Canada has lost four of five gold medal matchups against the USA since the IIHF adopted the medal-round formate.
A strong and stoic Florida Panthers draft pick stood tall in the goaltender's crease.
That would have been the description for this game, regardless of the winner. But in the case of Canadian hockey fans, it's not the Florida Panthers draft pick they were hoping for.
Canada's Devon Levi (seventh round, 2020) and American Spencer Knight (first round, 2019) are both prospects in the Florida Panthers system. One has looked unbeatable from the moment the tournament started. The other is wearing a gold medal around his neck.
Throughout the tournament, fans, media, teammates and opponents have praised the performance of Devon Levi. Praise that was all warranted by his performance from start to finish, even in a loss in the gold medal game. But Spencer Knight was the star of tonight's game, and the difference for the United States to win their fourth golf medal since 2010. Knight didn't just shut the door. He had it chained up, locked, and threw away the key.
The same can be said about the defensive effort from the entire US team. The relentless forecheck from the Canadians that has been discussed from the beginning had no answers. Canada struggled to get the puck to the middle of the offensive zone, and they couldn't generate anything from the perimeter either.
A tip-in from Alex Turcotte midway through the first period, and a goal off a bad bounce from Tournament MVP Trevor Zegras had Canada on their heels, and down 2-0 early in the second period. Midway through the game, after Jakob Pelletier took a careless hooking penalty, Canada began taking bold risks to try to generate offence. A shorthanded chance from Bowen Byram beat Spencer Knight, but not the post. At that moment, Canada's defenders began trying to rush the puck into the zone themselves, trying anything to generate a scoring chance, but with no success.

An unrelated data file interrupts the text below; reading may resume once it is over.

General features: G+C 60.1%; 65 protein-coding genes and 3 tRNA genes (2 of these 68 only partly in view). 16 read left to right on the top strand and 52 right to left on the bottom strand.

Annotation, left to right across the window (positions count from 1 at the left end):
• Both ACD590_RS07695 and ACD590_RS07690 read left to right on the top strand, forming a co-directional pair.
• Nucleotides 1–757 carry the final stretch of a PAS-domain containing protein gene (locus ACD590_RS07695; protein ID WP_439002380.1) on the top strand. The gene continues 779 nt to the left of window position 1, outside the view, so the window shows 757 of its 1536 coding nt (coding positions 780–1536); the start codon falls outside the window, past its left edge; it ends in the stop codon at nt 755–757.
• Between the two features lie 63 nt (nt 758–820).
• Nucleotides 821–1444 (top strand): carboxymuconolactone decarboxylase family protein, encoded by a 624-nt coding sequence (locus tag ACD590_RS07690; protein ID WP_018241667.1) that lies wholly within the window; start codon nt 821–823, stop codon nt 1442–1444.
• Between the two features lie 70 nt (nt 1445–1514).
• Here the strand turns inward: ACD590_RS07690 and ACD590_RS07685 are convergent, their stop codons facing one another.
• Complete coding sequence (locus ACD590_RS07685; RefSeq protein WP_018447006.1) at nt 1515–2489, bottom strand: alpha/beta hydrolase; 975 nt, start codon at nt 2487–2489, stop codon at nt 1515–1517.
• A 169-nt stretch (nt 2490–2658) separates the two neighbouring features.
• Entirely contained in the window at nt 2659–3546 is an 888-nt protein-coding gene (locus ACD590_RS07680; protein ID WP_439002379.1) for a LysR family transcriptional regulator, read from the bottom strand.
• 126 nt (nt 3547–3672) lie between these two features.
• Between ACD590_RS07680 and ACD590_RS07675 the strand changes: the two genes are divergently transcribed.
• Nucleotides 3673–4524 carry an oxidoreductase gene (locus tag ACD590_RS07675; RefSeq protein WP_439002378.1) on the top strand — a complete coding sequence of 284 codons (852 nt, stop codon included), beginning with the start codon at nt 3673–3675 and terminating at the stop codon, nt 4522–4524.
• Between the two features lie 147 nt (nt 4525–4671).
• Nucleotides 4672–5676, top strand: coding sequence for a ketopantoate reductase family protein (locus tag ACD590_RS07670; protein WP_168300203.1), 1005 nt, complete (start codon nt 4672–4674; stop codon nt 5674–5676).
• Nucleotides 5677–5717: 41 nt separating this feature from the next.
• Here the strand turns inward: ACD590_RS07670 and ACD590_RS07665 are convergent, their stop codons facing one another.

Head coach André Tourigny said although the team made adjustments, it was too little, too late.
"The second half of the game, we were way more physical, our forecheck was way more efficient. They had no time or space. That is where we were successful, but give credit to the US. They had poise with the puck, and they made the best out of it. The first goal, they had a good tip, and a weird bounce for the second goal. When you play at that level, in the final, with two good countries, it comes down to that. A post and goal or a deflection or rebound. Last year we were on the right side, this year we were on the wrong side."
After six games of cruise control, Canada had no answers for the Americans, who out-skated, and out-defended the Canadians from puck drop to the final buzzer. A perfect shut-down effort from the gold medal-winning team.
Speaking to the media after the game, Dylan Cozens spoke about his team, and the experience in the tournament.
"I'm super proud of this group. We spent 53 days together, living in hotels, battling every day through camp. 19 days of quarantine by ourselves not being able to see each other. We played every game so hard. Obviously it just didn't go in our favour tonight."
Cozens finishes his world junior career with 23 points in 14 games, in a tie for fourth in all time points by Canadians. He is the only Yukoner to ever represent Canada at the World Junior Hockey Championship.
Canada Player of the Game: Bowen Byram - 0G 0A 4SOG
United States Player of the Game: Spencer Knight - 0GA 34SV 1.000 SV%
Tournament All-Star Team (Selected by the media)
Forwards: Dylan Cozens (CAN), Trevor Zegras (USA), Tim Stützle (GER)
Defence: Bowen Byram (CAN), Ville Heinola (FIN)
Goalie: Devon Levi (CAN)
MVP: Trevor Zegras (USA)
IIHF Directorate Awards
Best Goalie: Devon Levi (CAN)
Best Defenceman: Topi Niemela (FIN)
Best Forward: Tim Stützle (GER)